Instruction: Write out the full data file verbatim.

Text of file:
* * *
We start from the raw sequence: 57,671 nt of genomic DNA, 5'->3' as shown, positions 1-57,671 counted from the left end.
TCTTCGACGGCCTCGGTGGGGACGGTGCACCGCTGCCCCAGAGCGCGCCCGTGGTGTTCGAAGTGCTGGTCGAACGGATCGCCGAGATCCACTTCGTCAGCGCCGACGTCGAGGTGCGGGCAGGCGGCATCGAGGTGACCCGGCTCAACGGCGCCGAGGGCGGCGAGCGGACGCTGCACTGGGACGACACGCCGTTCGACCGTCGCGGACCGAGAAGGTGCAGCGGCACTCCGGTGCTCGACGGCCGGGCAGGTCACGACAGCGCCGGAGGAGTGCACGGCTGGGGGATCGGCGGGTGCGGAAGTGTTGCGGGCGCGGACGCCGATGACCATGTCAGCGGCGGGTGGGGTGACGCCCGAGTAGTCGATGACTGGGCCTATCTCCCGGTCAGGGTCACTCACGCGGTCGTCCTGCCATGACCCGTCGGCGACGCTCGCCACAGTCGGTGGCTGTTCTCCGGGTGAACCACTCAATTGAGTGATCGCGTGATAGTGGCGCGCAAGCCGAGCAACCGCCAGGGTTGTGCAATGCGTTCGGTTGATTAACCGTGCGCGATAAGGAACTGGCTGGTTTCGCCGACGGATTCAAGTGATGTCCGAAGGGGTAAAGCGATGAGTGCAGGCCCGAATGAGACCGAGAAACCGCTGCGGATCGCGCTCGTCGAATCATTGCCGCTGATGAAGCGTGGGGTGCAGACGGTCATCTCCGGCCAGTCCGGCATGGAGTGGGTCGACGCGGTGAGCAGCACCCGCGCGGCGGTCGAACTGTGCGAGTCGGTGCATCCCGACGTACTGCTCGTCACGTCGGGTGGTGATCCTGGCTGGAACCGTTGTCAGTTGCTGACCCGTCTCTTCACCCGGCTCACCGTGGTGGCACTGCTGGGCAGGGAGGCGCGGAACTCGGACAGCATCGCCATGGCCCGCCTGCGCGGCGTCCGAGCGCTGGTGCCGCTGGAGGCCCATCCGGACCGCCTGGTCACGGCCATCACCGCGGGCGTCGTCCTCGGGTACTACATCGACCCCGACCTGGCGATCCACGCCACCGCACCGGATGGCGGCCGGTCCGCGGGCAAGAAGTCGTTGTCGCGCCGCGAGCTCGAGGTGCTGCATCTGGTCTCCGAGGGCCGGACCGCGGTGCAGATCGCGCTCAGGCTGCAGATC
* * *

We start from the raw sequence: 57,671 nt of genomic DNA, 5'->3' as shown, positions 1-57,671 counted from the left end.
TCTTCGACGGCCTCGGTGGGGACGGTGCACCGCTGCCCCAGAGCGCGCCCGTGGTGTTCGAAGTGCTGGTCGAACGGATCGCCGAGATCCACTTCGTCAGCGCCGACGTCGAGGTGCGGGCAGGCGGCATCGAGGTGACCCGGCTCAACGGCGCCGAGGGCGGCGAGCGGACGCTGCACTGGGACGACACGCCGTTCGACCGTCGCGGACCGAGAAGGTGCAGCGGCACTCCGGTGCTCGACGGCCGGGCAGGTCACGACAGCGCCGGAGGAGTGCACGGCTGGGGGATCGGCGGGTGCGGAAGTGTTGCGGGCGCGGACGCCGATGACCATGTCAGCGGCGGGTGGGGTGACGCCCGAGTAGTCGATGACTGGGCCTATCTCCCGGTCAGGGTCACTCACGCGGTCGTCCTGCCATGACCCGTCGGCGACGCTCGCCACAGTCGGTGGCTGTTCTCCGGGTGAACCACTCAATTGAGTGATCGCGTGATAGTGGCGCGCAAGCCGAGCAACCGCCAGGGTTGTGCAATGCGTTCGGTTGATTAACCGTGCGCGATAAGGAACTGGCTGGTTTCGCCGACGGATTCAAGTGATGTCCGAAGGGGTAAAGCGATGAGTGCAGGCCCGAATGAGACCGAGAAACCGCTGCGGATCGCGCTCGTCGAATCATTGCCGCTGATGAAGCGTGGGGTGCAGACGGTCATCTCCGGCCAGTCCGGCATGGAGTGGGTCGACGCGGTGAGCAGCACCCGCGCGGCGGTCGAACTGTGCGAGTCGGTGCATCCCGACGTACTGCTCGTCACGTCGGGTGGTGATCCTGGCTGGAACCGTTGTCAGTTGCTGACCCGTCTCTTCACCCGGCTCACCGTGGTGGCACTGCTGGGCAGGGAGGCGCGGAACTCGGACAGCATCGCCATGGCCCGCCTGCGCGGCGTCCGAGCGCTGGTGCCGCTGGAGGCCCATCCGGACCGCCTGGTCACGGCCATCACCGCGGGCGTCGTCCTCGGGTACTACATCGACCCCGACCTGGCGATCCACGCCACCGCACCGGATGGCGGCCGGTCCGCGGGCAAGAAGTCGTTGTCGCGCCGCGAGCTCGAGGTGCTGCATCTGGTCTCCGAGGGCCGGACCGCGGTGCAGATCGCGCTCAGGCTGCAGATC